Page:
Stunningly beautiful, isn’t it?
Food in Bosnia is cheap. I had espresso and a slice of delicious cake for a little over $2. I had a huge plate of burek and a can of Coke for about $3.
People speak a lot of English, and are patient with my pidgin Croatian (which becomes pidgin Bosnian there, because the two languages are almost identical). The locals have a wonderfully dark sense of humor. They smoke too much and drive like they’re insane. They drink Bosnian coffee with Turkish delight or baklava. They seemed delighted to show off their country to me.
But then there’s the heartbreak part. See that beautiful, famous bridge in Mostar? It was destroyed during the war and had to be rebuilt. Damaged and destroyed buildings are still everywhere in Bosnia. In Sarajevo and Mostar you can’t go outside without seeing signs of the war on buildings and sidewalks.
That’s an apartment building. You can see where a shell hit it and where the shrapnel sprayed. The only buildings without signs of damage are those built after the war or repaired. Everything else is marked. Sidewalks still have holes. The ones painted red are called Sarajevo Roses–they designate places where people died.
And the people are marked too, although they aren’t the least bit bleak. You can see some of what I mean in the top photo I posted, where rows of gravestones in the foreground all date from 1992-1995. That cemetery was once a park. But Sarajevans couldn’t leave the besieged city to bury their dead, so they buried them wherever they could.
One of my guides lost his father, stepbrother, grandmother, and all his possessions during the war. The other spent a long time trapped–with 60,000 other people–between two different enemy armies, unable to get food or medical care, watching her hometown being destroyed.
Bosnians like to quote Churchill, who said the Balkans generates more history than it can consume. That breaks my heart. That Bosnians can survive all this with courage, good humor, and graciousness is why my heart’s stolen as well.
17 thoughts on “Lost my heart”
Thanks for visiting my country you should go and visit other places in Bosnia and Herzegovina …Trebinje Bihac Banja Luka …
I only had a few days this time, but I definitely hope to return soon and see more of the country! Your country is an amazing place.
dear author’m glad that you were in Sarajevo, I want to repeat your arrival and to be your host and even better to get to know my city Greetings from Sarajevo
Hvala lijepo! I definitely hope to return soon to see more of your beautiful city.
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outl0strokewidth0 strokec2 Thank you for this wonderful review of my home country and my fathers home city! Even to us expats thrown about the world post war the love and the heart break for our country are all too real. The best we can all do is not to forget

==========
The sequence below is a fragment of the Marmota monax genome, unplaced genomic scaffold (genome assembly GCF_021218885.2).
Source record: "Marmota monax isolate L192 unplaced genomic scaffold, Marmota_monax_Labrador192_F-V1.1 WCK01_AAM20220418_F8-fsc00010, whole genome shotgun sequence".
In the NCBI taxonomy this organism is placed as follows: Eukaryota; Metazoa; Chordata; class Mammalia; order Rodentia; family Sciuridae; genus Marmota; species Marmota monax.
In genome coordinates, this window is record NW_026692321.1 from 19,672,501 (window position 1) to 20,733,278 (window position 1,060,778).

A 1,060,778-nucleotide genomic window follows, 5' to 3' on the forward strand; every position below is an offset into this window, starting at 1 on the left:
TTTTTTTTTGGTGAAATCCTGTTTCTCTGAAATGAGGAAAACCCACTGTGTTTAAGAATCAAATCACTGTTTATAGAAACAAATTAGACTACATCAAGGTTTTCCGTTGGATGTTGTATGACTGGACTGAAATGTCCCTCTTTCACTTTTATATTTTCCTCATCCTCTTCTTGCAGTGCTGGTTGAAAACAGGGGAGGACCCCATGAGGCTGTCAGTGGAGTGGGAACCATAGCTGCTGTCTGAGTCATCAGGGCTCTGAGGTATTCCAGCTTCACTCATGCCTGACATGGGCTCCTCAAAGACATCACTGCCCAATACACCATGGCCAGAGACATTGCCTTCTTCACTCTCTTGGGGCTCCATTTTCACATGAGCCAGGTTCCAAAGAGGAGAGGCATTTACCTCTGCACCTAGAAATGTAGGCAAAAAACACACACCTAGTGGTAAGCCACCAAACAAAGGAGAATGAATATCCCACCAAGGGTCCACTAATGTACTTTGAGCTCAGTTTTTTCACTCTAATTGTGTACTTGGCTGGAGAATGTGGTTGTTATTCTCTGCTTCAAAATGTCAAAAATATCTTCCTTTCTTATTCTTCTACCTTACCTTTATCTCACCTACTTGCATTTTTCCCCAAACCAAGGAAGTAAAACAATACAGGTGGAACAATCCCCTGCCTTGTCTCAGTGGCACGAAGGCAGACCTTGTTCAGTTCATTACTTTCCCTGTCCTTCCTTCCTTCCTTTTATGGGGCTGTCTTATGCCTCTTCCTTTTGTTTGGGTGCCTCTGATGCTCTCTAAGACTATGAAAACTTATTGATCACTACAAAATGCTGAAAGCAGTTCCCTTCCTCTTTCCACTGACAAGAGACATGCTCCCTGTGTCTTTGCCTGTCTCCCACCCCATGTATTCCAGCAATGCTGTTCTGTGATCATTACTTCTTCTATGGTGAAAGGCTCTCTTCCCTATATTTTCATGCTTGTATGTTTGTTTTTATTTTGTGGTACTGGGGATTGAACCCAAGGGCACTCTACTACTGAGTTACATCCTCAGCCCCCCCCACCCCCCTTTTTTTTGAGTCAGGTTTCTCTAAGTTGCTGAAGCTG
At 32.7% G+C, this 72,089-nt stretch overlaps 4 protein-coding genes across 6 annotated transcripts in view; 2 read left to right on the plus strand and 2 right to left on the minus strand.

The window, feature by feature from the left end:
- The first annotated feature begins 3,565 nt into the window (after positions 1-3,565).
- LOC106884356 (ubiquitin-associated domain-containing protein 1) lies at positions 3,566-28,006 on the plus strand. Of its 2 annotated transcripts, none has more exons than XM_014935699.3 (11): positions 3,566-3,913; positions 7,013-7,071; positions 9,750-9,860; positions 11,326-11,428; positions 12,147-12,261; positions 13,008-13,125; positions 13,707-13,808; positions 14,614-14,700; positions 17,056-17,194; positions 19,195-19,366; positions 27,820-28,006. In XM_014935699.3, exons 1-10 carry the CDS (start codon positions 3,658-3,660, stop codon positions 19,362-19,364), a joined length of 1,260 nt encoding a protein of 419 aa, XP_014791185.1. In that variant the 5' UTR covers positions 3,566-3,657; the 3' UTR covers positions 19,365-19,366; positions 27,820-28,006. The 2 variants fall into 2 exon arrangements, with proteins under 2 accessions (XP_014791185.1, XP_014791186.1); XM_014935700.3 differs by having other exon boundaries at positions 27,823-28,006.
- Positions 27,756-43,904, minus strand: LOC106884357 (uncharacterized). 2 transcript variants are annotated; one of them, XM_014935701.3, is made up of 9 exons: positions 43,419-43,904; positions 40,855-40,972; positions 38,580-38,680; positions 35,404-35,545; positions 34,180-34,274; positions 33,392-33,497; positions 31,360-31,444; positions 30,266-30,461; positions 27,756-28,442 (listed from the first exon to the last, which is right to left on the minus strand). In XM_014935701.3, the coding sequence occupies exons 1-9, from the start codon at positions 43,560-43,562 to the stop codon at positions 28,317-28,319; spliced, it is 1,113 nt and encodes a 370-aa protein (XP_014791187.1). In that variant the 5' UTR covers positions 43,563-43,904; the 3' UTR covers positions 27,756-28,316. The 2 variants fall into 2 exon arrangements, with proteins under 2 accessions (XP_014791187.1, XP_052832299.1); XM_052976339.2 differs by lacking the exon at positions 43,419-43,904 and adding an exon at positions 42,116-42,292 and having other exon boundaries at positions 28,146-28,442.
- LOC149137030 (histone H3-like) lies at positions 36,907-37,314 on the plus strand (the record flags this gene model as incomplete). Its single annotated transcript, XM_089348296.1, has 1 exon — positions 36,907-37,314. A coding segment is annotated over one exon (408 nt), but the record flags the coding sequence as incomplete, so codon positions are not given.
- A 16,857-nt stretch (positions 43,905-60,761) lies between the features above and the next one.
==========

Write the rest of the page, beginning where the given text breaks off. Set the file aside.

I think it’s important to remind the world what happened–but also to let them know that there’s more to Bosnia than a tragic past.
I am from Bosnia currently live in the US Florida Tampa bay area. I was recently in Bosnia and loved it very much, besides the smoking part. I am not a smoker and that was a little weird to me that people smoke so much there. Country is very beautiful and it is not that expensive, well taking in consideration that we are coming from US and are on our vacation.
The smoking is hard to get used to. Especially coming from California, where sometimes smoking’s banned even outdoors. But everyplace has its downsides, and BiH is very beautiful.
I am glad you think so, when are you planing to visit again?
Probably not for a while, unfortunately. I have to return to the US in a few days. Maybe next year!
There are several amazing small places around the country that are definitely worth visiting, such as Blagaj, Pocitelj, Trebinje, Stolac, Kravice (which you could all visit in one day), as well as Visegrad, Konjic, Travnik and Jajce 🙂
I definitely recommend checking them out
Thank you for the recommendations! I only had a very short visit this time, but next time I hope to see more.
Thank you very much for sharing this. I enjoyed seeing it. Both of my grandfathers were Croatian (though I’m not entirely sure from where and as we dig we’re learning Dad’s side might actually not be Croatian like we were told but actually Hungarian) so it’s nice to see some of the country they’re from (at least in theory). Part of my pen name was my Croatian Great Grandmother’s name.
Croatia was part of the Austro-Hungarian empire for quite a while, so maybe they were both. Jana is a brand of bottled water in Croatia. 🙂
I enjoyed your comments. I’m an American that has lived here for 14 years. I originally came to do humanitarian work. My wife is here and our children have grown up here. My heart is also broken for Sarajevo and Bosnia and Hercegovina. I will always carry her and her people in my heart.
Thank you, Merle. Even after a few days, I can understand why you love BiH. What an amazing place.
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